Top positive review
A pleasure to read
on 20 March 2017
To my shame, this is the first Faulkner I’ve read. He’s another author that has been on the edge of my radar for years, but I’ve never got round to reading him, save for a few extracts given as examples when I was studying English Literature.
This is a classic that is really worthy of the name. It’s a deceptively simple tale - a woman dies and her family transport her body back to her home town to fulfil her dying wish. But Faulkner uses this journey to take his reader on a journey too, revealing bit by bit the relationships between Addie’s children and with their father - their rivalries, their jealousies, their fears, their hopes, their dreams.
The story to me though is in a way secondary to the writing. It is so, so well-crafted that it is almost awe-inspiring. That might sound over the top, but I had to keep stopping and re-reading, and reading out bits to my poor family because the sheer skill of the writing was so amazing.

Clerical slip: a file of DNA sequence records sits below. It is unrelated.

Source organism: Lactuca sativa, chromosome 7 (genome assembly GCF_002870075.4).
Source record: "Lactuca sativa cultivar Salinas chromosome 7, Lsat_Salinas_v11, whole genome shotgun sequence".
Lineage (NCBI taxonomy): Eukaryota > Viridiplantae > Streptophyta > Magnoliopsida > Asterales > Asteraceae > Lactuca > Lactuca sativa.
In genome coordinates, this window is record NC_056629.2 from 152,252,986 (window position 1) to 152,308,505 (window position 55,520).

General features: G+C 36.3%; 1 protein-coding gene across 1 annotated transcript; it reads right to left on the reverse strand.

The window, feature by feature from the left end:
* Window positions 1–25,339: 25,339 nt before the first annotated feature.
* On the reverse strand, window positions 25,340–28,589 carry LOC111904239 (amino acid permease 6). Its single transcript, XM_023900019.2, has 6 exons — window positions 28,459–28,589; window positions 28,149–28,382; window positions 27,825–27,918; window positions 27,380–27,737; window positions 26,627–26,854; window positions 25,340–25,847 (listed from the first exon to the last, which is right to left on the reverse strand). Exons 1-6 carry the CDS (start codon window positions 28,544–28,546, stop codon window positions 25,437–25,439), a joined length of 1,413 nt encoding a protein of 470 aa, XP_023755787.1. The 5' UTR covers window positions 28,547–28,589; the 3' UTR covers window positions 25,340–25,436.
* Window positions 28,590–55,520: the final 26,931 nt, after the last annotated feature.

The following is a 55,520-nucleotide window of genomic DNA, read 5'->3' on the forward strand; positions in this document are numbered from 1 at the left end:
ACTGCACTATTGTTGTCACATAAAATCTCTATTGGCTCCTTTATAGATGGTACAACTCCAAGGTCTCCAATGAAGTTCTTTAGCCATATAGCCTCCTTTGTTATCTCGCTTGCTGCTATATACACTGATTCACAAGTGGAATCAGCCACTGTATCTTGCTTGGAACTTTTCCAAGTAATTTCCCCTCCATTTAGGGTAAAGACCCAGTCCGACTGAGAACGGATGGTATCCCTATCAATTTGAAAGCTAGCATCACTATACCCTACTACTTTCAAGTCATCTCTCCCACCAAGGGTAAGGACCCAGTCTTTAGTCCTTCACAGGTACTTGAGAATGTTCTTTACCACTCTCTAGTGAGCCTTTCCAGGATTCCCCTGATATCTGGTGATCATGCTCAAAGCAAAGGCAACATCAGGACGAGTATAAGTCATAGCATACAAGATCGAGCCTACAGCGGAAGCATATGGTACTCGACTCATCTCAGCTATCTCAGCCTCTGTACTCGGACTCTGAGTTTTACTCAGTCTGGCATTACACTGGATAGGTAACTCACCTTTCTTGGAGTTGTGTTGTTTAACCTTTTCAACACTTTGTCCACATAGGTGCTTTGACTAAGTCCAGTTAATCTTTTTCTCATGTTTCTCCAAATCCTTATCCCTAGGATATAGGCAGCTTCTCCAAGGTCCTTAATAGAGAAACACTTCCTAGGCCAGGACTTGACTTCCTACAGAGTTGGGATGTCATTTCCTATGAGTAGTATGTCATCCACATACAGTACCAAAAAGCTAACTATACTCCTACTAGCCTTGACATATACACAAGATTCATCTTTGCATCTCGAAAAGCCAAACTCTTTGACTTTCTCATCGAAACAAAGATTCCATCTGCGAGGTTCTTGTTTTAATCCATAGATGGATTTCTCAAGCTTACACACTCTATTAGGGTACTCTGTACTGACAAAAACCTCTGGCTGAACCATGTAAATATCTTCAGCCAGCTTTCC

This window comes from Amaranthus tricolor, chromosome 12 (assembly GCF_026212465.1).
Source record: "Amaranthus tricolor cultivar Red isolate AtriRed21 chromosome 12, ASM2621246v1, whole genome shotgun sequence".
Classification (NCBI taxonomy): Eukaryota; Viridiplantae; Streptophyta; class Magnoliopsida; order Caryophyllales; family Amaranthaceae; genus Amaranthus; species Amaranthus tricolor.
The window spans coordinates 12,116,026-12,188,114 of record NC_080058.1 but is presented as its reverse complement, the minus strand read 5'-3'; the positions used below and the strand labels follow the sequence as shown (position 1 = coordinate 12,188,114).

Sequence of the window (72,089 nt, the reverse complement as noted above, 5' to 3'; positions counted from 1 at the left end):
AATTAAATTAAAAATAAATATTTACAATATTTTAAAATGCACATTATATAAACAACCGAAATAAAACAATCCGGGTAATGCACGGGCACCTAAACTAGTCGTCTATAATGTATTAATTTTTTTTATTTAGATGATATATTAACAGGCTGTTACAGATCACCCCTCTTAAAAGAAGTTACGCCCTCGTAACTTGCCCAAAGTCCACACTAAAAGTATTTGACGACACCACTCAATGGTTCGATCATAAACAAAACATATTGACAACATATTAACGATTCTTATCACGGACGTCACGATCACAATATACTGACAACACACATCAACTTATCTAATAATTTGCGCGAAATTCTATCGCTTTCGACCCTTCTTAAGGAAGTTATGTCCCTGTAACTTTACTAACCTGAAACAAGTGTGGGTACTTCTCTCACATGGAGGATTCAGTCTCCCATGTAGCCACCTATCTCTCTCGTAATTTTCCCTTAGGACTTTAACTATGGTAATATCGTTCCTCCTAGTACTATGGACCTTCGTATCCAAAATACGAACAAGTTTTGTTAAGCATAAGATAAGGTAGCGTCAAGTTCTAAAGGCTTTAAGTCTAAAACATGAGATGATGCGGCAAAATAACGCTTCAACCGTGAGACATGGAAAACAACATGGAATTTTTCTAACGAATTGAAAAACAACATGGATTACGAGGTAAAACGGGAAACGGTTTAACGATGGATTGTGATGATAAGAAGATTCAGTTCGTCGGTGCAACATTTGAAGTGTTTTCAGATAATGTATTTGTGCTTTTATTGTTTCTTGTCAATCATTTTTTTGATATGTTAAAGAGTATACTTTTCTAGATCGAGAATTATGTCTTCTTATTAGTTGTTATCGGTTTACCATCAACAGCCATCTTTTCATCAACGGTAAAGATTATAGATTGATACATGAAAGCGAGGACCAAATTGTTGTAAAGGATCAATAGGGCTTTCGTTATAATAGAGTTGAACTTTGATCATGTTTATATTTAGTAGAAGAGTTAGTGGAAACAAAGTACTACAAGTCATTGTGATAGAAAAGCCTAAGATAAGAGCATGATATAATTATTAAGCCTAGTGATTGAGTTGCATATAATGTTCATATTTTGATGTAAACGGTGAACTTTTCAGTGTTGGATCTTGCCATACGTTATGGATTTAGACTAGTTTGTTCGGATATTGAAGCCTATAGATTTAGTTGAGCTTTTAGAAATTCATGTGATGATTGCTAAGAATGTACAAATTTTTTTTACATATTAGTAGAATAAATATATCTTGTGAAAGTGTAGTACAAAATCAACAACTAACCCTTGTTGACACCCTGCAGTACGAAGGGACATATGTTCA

That isn’t to say that the writing is complicated. It’s dense, yes, but dense with meaning. Faulkner offers a masterclass here in saying a lot with a few words and images. Every word has a point, has a place and is needed. Nothing is wasted.
Faulkner is a writer whose works are often studied, rather than simply read. And that’s a bit of a shame. It was lovely to read this simply for the pleasure of reading - and it really is an absolute pleasure to read.